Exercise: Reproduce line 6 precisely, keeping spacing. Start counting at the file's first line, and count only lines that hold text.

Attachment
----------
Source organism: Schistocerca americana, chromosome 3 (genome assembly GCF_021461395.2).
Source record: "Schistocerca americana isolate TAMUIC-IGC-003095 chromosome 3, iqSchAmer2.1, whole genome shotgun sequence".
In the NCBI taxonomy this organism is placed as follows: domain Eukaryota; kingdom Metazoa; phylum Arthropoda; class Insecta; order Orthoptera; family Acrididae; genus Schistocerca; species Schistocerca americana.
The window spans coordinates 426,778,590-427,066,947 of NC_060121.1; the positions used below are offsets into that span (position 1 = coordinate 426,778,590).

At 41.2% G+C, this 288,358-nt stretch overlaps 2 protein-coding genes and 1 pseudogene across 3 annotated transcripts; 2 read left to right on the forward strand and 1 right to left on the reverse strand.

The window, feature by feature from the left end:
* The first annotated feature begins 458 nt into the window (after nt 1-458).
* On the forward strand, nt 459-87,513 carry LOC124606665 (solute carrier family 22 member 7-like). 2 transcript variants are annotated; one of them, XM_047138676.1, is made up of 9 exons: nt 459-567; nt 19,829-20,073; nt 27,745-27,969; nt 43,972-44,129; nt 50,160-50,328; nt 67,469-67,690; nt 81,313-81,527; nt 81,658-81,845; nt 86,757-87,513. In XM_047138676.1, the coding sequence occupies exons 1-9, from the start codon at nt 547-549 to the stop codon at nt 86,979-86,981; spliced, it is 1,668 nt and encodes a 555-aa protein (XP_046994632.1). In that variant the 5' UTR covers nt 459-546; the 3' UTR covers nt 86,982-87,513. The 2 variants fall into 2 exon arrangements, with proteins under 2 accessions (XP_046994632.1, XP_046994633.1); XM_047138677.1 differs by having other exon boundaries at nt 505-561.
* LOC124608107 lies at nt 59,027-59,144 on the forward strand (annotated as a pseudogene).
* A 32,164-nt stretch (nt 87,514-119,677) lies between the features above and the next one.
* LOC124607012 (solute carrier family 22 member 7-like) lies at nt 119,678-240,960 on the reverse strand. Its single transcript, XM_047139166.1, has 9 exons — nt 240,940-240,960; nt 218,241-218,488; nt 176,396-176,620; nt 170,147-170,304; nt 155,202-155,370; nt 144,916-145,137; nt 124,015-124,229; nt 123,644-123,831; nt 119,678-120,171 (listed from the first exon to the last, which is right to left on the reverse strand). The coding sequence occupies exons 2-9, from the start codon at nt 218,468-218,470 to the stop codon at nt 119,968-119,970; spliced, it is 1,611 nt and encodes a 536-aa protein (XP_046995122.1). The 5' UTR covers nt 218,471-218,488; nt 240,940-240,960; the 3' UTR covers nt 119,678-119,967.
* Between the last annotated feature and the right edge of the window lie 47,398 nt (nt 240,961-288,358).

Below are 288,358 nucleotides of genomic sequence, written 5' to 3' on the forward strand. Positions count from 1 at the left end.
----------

The window, feature by feature from the left end: